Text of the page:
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Wednesday, Dec. 15, 2010

Q&A

Testimony at ethics panel not under oath


Staff writer

The Democratic Party of Japan's internal rift is widening by the day on whether DPJ heavyweight Ichiro Ozawa should be summoned to give unsworn testimony before the Lower House Council on Political Ethics about the money scandal for which he faces indictment.

The issue has developed into a power struggle between the Ozawa camp and those close to Prime Minister Naoto Kan, including Secretary General Katsuya Okada.

On Monday, DPJ executives failed to unite in a demand that Ozawa testify before the ethics council and instead only urged him to do so.

Following are questions and answers on why this has become a hot topic and how the ethics panel operates:

Why are Okada and the DPJ leaders adamant that Ozawa should testify before the Diet?

A key reason is they want to avoid a deadlock in deliberating the fiscal 2011 budget in the legislative session that convenes next month.

During the extraordinary session that ended Dec. 3, opposition parties repeatedly demanded an explanation from Ozawa. The Liberal Democratic Party, the largest opposition force, insisted he give sworn testimony before the Lower House Budget Committee, but other parties would be satisfied with unsworn testimony before the symbolic ethics panel, which is considered a forum for lawmakers under suspicion to give an explanation to the Diet and thus the public.

There are also strong public calls for Ozawa to testify.

According to a poll conducted by the Sankei Shimbun and Fuji News Network over the weekend, 70.5 percent of the respondents said Ozawa should testify before the Diet.

He initially said he would do so if asked but reversed himself when it became certain he would face trial in line with the October decision by an independent judicial panel that he be indicted.

Ozawa apparently wants to avoid having any testimony he gives in the Diet used against him in court.

How does the ethics council function?

Each Diet chamber has its own 25-member ethics panel to look into alleged wrongdoing by an elected politician of that chamber. The targeted lawmaker can either offer a voluntary explanation or be summoned to provide testimony, which is unsworn.

The council can summon the lawmaker if so demanded by a third or more of its members, and then a majority agrees.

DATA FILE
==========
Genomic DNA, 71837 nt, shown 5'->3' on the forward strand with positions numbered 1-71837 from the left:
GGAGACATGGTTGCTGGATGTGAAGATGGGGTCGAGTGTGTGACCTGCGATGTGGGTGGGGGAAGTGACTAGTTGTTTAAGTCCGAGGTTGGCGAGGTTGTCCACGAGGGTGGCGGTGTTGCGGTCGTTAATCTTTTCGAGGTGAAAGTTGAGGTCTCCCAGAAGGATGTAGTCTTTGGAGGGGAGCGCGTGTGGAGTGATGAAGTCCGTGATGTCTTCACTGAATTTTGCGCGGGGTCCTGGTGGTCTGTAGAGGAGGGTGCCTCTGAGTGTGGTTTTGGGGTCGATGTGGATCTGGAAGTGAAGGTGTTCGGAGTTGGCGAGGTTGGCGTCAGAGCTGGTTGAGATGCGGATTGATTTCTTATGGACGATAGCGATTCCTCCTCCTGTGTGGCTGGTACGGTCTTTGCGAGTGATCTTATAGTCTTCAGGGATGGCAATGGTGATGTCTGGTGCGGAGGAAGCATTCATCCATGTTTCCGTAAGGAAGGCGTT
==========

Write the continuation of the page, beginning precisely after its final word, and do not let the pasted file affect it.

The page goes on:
Of the 25 Lower House council members, 17 are from the DPJ, meaning Ozawa won't be asked to stand before the council unless the DPJ agrees to it. This is why Okada is trying to get the party as a whole to press for Ozawa's testimony.

But Ozawa's allies in the party, including ethics council members, are resisting. And even if the DPJ issues an outright demand for Ozawa to be summoned, he can refuse because the council has no binding power.

The Lower House ethics panel was established in 1985 after former Prime Minister Kakuei Tanaka was convicted of taking bribes from Lockheed Corp. to pressure All Nippon Airways into purchasing its aircraft.

Ironically, Ozawa was then chief of the Lower House Rules and Administration Committee, which coordinated the council's establishment in the lower chamber. He was an LDP member at the time.

Has the panel convened in the past?

Yes, eight times. Former Prime Minister Ryutaro Hashimoto testified in November 2004 over his alleged involvement in concealing a ¥100 million political donation from the Japan Dental Association.

Former Foreign Minister Makiko Tanaka testified in July 2002 on allegations that she misappropriated the government-paid salaries of her secretaries.

In all eight previous sessions, the lawmakers in question appeared voluntarily.

There was one incident when the council voted for a lawmaker's testimony.

In July 2009, the panel wanted then DPJ President Yukio Hatoyama, who two months later became prime minister, to testify about the alleged illicit donations he received from his mother that were recorded under fictitious donors in his political funding reports. Hatoyama refused to attend.



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The Japan Times

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